But without doubt the treatment of the Republicans which distinguishes the Economic Origins of the Jeffersonian Democracy is most informing. To know that land speculation and not the common good determined the location of Washington on the Potomac, that big planters made such a fight for their interests during Jefferson’s two administrations, that democracy could not get “a hearing,” or at least “ the right of way,” is enlightening. The picture of the Family Compact of Connecticut reminds one of the boss organizations of many of the states of today, while the analysis of the struggle in New York shows more clearly than we have ever known before what the issue between Hamilton and Burr really was. Still it is very doubtful whether the author is right when he attempts to prove, as he does on pp. 457-60, that Jefferson was at heart not democratic. The constitution which he proposed for Virginia in 1776 was certainly a much more democratic instrument than was proposed by any other prominent man of the time except possibly Franklin. It was seriously debated and not a mere matter of form.

If this should not be regarded as a sufficient test, one has only to turn to Jefferson’s lawmaking in 1776-77 for satisfaction. The real reason that a more democratic constitution was not adopted in Virginia during Jefferson’s lifetime is that the state was so opposed to anything like democracy. Not once but many times the old Republican denounced the system and endeavored to secure an improvement. It may seem strange to people not very observant of the ways of politics that the greatest of all Virginians could not even reform the constitution of his state. But such is the fact. It is not at all improbable that New York will cast its electoral vote this year for Theodore Roosevelt. Yet it would be impossible for Roosevelt to secure such amendments to the New York constitution as he regards essential to the welfare of the people of that commonwealth. New York, like Virginia a hundred years ago, is willing to vote for a man she hates in order to defeat some other man whom she hates more cordially.

These volumes call attention once again to the content of history. On this subject many have spoken. Yet another word may not be out of place. Possibly economic motives are the greatest in shaping the course of history; but next to these I should place religious motives. Then social and political influences count. And there is still another— the purely personal factor which sometimes determines the direction a nation shall take at a given crisis. How much in a given crisis is personal may be open to doubt, yet none will deny that purely personal will and stubbornness have contributed the decisive element, for example in the case of Andrew Jackson’s determination in 1830 to run a second time for the presidency and break the “understanding” with Calhoun and his friends, or in the crisis of 1870 when Bismarck recast the Ems dispatch in such a way as to bring on war between Germany and France.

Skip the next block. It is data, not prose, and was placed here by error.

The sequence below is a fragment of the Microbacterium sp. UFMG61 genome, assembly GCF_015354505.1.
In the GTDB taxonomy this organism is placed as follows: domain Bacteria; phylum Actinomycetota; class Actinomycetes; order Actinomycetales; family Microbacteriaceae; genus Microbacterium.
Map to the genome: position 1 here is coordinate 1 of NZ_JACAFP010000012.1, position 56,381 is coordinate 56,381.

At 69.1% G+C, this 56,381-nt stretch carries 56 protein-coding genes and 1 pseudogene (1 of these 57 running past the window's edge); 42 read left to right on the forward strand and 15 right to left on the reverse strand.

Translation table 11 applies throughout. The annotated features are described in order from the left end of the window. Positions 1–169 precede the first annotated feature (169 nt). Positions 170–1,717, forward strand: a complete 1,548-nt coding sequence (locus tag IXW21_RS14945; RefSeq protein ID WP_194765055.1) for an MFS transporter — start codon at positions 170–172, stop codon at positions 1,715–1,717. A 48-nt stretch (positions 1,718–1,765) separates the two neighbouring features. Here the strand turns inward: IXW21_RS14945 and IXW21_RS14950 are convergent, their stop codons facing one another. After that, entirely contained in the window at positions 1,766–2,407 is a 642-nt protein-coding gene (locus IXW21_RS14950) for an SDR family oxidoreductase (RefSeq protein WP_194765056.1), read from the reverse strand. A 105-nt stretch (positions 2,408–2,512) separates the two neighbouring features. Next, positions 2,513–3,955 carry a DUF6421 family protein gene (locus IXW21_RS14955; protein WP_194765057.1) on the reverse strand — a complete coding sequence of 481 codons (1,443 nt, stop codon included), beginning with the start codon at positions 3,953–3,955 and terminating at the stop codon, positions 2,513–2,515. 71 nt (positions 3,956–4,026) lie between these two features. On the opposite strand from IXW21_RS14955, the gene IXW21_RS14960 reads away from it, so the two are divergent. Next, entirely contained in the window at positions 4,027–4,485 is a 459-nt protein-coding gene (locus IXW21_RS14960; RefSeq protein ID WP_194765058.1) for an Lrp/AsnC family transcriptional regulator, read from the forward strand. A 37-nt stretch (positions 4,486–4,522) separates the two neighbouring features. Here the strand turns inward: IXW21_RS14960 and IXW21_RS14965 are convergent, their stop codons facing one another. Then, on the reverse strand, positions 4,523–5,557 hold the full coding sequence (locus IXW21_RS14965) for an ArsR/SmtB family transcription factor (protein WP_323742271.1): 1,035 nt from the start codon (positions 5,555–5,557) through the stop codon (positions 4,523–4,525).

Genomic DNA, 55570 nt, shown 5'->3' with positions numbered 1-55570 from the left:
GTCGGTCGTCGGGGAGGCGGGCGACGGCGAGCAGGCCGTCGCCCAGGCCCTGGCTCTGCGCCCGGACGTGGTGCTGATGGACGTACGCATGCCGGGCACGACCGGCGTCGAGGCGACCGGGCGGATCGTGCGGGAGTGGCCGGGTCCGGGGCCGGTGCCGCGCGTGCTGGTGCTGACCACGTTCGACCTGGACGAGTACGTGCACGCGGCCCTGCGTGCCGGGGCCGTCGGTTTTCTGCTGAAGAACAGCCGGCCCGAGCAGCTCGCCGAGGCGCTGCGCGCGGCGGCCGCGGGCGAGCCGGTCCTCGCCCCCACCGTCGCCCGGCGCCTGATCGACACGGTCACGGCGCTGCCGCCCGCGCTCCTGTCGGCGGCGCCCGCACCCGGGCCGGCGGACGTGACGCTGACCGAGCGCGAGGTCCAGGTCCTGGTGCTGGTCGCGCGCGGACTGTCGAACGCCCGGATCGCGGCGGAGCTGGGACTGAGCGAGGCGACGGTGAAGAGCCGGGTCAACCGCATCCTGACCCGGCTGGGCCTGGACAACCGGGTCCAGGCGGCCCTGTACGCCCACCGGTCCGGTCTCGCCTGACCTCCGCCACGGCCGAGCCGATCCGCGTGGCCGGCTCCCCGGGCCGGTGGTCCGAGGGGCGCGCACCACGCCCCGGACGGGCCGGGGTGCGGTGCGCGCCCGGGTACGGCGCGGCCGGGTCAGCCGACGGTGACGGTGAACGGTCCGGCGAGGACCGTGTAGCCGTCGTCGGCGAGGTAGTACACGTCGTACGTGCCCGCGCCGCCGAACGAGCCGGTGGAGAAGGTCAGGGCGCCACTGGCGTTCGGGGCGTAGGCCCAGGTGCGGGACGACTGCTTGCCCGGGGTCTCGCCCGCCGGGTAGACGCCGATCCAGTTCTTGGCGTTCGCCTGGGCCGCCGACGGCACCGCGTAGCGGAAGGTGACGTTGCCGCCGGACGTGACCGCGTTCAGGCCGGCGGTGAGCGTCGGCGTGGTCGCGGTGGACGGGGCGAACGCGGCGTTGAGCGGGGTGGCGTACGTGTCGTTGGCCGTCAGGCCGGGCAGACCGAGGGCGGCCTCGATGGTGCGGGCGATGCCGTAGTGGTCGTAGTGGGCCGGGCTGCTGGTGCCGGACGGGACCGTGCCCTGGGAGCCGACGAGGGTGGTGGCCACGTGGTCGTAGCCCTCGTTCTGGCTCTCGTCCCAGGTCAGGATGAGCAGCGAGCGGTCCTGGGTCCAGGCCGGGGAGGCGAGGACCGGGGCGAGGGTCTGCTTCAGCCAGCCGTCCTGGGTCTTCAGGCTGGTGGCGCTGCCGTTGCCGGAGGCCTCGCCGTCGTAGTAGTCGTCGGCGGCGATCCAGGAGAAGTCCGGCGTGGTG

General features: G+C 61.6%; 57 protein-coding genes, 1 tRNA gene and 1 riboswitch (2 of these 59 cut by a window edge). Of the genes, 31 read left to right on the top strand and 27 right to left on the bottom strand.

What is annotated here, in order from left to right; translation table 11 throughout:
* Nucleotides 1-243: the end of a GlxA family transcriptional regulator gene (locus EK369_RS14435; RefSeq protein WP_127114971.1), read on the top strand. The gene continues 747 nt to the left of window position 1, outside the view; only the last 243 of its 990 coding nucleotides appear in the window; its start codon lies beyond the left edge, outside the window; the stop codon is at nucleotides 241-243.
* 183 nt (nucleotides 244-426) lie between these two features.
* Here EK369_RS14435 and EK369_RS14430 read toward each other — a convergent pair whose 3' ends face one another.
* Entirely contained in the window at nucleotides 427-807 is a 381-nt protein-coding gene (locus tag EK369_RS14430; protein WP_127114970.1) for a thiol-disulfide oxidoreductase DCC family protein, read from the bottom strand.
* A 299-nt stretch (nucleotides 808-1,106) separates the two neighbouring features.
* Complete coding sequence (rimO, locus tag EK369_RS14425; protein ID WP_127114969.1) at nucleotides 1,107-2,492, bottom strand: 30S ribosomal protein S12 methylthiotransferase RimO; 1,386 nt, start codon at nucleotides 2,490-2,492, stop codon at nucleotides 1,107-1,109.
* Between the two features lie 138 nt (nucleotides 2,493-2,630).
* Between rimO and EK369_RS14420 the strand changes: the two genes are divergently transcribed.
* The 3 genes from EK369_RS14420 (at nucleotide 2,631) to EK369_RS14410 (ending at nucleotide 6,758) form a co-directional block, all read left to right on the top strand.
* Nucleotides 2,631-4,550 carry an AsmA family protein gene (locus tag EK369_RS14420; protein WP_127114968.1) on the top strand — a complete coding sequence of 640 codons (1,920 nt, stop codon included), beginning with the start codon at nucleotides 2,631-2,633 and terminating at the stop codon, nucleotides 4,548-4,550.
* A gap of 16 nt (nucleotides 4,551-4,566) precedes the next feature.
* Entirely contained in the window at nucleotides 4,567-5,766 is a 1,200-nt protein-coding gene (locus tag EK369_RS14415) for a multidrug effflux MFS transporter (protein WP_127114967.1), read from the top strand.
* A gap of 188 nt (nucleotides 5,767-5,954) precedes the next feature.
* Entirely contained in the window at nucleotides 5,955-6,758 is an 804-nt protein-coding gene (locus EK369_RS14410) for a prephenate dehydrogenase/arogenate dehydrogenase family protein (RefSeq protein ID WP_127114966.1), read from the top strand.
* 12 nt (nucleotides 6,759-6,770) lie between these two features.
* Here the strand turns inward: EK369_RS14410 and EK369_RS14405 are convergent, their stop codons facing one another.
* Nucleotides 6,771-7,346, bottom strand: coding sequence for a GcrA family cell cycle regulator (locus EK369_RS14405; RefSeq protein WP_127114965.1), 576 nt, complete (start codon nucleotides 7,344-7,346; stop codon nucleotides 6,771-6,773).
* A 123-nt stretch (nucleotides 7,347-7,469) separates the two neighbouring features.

If one were to make as careful study of the religious background of the American Revolution as Mr. Beard has made of the economic bearings of parties in the constitutional epoch, it would doubtless appear that the break with England and the Declaration of Independence were both to a large extent the results of long-growing discontent with the religious and social ideals of the ruling element in the mother-country. Surely the Presbyterian war upon the Establishments in the South was a factor, and the Baptist equalitarianism which was so prevalent in all the South was not without influence. In fact, we know that these factors entered into the politics of Patrick Henry and Thomas Jefferson; and these two men were for that region decisive in many matters of public policy.

Other influences may come to the mind of the reader, all of which should tend to make the historian cautious in determining and cataloguing the causes of certain important events and movements. What we have to do in the writing of history is to take into account the complexity of any given situation, examine into all the ascertainable influences that must have contributed to a certain result, and then do what Lamprecht, one of the most learned of modern historians, mistakenly said was the easiest thing in the world: simply describe what was going on. Tested by such a standard Professor Beard appears a little dogmatic; but since he only claims for his work the importance which attaches to the investigation of one series of facts, the reviewer cannot fail to say that his is one of the most important works of recent times. It does all he claims to have done, which is to call men’s minds to his side of the story and to warn them against the kind of writing which ascribes undue importance to political leadership. His two volumes have already aroused much discussion; they are certain to count very largely in the historical work of the future.

William E. Dodd

William E. Dodd (1869-1940) was a preeminent Southern historian and American diplomat. He served as United States Ambassador to Germany from 1933-1937, had a ship named after him during World War II, and was a critically acclaimed writer.